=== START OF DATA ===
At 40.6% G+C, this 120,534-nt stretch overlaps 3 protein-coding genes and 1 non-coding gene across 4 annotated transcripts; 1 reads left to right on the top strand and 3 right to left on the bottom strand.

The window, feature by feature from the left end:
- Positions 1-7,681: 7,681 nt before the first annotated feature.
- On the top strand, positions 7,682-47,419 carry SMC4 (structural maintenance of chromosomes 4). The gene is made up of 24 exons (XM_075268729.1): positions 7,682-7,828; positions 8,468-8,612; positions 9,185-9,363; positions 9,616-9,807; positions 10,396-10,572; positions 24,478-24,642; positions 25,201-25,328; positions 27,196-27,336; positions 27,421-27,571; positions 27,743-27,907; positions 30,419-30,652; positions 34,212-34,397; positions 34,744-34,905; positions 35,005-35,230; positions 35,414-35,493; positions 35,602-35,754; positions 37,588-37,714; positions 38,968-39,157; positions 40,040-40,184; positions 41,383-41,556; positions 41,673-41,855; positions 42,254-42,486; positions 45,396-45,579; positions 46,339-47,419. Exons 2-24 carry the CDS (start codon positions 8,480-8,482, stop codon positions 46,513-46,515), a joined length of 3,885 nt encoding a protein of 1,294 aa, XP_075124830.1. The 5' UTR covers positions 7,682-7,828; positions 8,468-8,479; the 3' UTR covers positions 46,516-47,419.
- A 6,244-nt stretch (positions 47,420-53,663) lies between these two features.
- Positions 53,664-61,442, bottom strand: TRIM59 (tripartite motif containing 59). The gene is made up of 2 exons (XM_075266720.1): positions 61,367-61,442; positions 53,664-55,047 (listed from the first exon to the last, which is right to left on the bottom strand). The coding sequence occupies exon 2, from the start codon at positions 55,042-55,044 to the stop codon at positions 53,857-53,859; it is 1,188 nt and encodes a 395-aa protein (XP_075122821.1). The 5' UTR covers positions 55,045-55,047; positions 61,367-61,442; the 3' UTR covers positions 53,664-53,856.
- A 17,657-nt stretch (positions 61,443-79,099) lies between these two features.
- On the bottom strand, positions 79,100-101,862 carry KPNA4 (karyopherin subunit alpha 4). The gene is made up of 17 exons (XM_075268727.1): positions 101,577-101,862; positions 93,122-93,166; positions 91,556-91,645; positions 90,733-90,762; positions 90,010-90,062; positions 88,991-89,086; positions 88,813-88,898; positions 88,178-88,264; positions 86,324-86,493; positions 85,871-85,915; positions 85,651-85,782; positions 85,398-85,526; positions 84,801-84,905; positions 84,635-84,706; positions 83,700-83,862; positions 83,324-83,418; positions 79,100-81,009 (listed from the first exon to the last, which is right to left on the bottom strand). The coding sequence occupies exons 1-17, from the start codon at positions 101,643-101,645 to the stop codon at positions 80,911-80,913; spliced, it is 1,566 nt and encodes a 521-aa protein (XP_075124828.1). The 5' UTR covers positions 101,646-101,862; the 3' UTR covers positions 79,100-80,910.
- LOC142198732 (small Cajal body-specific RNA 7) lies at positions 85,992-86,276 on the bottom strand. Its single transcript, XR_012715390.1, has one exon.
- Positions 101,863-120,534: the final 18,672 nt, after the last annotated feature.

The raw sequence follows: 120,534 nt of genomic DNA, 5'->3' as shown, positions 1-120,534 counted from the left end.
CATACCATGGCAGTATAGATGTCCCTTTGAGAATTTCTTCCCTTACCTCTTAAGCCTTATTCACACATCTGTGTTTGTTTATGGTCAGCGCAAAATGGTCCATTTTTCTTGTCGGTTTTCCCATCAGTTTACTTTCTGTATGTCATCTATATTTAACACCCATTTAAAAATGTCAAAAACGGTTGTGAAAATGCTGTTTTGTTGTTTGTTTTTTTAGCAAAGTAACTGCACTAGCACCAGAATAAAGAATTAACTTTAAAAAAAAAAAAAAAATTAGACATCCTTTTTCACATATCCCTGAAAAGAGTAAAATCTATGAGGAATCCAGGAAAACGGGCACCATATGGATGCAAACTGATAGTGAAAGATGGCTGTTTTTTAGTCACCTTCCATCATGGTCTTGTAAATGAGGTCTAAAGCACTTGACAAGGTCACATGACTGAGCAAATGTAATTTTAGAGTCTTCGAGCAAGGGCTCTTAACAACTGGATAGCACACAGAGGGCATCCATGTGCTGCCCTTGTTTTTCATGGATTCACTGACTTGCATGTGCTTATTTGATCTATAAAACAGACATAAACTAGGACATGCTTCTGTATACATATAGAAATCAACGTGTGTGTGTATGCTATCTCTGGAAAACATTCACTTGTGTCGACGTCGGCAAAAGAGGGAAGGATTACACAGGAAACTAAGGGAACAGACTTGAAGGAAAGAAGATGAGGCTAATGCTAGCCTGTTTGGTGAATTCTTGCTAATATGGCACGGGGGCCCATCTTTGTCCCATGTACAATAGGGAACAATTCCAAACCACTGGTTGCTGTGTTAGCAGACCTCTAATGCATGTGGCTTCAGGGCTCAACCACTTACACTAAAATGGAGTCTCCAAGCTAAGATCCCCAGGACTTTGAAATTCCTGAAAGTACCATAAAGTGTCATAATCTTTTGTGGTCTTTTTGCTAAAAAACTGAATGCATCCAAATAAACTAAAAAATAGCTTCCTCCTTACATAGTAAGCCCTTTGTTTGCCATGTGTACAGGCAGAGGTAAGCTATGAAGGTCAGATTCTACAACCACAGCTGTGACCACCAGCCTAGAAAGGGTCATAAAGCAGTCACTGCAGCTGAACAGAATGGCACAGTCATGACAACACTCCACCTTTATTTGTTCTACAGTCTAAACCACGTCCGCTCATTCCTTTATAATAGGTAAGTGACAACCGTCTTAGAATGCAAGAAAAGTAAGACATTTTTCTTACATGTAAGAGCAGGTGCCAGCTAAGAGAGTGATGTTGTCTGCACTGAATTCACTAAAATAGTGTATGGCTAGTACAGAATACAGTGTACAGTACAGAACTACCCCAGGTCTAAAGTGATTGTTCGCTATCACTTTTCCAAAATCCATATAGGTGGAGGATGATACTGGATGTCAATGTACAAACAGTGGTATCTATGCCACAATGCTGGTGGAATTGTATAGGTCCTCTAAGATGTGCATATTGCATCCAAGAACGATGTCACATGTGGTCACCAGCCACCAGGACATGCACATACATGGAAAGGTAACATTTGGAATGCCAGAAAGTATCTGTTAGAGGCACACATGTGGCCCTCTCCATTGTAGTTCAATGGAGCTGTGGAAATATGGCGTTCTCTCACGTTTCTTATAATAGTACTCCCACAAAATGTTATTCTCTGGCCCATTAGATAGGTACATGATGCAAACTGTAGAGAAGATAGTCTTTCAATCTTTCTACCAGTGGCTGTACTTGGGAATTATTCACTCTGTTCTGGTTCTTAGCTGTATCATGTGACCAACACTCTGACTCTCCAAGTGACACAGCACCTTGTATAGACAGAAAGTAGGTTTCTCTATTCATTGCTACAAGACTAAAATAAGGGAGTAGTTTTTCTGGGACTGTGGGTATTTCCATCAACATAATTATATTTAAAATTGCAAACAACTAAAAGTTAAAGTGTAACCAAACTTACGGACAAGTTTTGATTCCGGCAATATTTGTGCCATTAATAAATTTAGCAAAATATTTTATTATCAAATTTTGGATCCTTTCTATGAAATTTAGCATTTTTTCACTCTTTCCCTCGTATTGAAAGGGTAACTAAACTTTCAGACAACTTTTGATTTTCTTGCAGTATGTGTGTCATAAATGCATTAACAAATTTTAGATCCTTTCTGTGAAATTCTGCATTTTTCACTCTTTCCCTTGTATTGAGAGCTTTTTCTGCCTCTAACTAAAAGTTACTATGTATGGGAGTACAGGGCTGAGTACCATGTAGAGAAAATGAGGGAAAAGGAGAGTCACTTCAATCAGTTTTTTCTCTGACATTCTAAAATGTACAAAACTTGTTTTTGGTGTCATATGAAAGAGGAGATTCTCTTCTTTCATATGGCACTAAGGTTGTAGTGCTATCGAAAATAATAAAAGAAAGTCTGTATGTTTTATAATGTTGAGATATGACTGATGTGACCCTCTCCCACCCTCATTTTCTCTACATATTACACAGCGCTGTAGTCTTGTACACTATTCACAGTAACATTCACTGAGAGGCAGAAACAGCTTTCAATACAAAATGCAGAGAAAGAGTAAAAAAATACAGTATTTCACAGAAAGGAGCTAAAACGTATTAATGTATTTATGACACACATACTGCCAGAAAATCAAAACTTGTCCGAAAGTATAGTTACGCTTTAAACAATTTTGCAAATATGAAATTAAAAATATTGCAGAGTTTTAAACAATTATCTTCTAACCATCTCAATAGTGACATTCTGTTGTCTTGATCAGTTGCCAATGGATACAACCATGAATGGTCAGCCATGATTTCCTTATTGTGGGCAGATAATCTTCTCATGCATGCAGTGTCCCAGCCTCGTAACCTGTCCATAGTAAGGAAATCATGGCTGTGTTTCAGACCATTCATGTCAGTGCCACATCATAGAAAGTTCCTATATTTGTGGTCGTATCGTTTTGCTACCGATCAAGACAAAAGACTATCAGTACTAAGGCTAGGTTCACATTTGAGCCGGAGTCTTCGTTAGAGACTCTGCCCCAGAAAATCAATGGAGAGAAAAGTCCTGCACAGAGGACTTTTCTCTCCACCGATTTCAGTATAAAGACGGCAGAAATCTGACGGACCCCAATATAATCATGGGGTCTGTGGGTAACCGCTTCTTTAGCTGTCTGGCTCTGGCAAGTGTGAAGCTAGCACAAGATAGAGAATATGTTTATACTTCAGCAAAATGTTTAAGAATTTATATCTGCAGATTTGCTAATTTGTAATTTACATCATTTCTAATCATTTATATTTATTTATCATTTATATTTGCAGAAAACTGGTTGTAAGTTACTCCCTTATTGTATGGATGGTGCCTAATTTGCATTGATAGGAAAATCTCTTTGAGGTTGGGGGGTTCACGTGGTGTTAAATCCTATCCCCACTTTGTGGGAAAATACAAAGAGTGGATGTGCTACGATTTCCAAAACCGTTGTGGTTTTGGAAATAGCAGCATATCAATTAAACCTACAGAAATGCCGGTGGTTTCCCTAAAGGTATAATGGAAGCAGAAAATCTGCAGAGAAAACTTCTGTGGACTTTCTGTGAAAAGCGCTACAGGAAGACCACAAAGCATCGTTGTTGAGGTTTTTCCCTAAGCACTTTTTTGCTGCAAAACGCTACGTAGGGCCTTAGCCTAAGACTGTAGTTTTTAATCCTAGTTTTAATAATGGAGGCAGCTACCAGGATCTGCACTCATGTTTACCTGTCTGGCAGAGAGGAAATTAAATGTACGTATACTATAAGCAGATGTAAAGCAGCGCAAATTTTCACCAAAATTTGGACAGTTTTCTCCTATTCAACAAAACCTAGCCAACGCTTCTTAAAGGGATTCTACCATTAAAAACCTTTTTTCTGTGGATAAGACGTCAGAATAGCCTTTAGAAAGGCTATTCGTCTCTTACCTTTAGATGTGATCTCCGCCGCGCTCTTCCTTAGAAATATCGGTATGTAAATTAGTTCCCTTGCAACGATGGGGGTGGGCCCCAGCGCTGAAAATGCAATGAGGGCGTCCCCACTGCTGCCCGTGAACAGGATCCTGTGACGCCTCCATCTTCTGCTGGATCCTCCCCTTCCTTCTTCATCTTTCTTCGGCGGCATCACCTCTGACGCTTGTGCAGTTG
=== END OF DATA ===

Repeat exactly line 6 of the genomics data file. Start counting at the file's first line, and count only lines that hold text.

- Positions 53,664-61,442, bottom strand: TRIM59 (tripartite motif containing 59). The gene is made up of 2 exons (XM_075266720.1): positions 61,367-61,442; positions 53,664-55,047 (listed from the first exon to the last, which is right to left on the bottom strand). The coding sequence occupies exon 2, from the start codon at positions 55,042-55,044 to the stop codon at positions 53,857-53,859; it is 1,188 nt and encodes a 395-aa protein (XP_075122821.1). The 5' UTR covers positions 55,045-55,047; positions 61,367-61,442; the 3' UTR covers positions 53,664-53,856.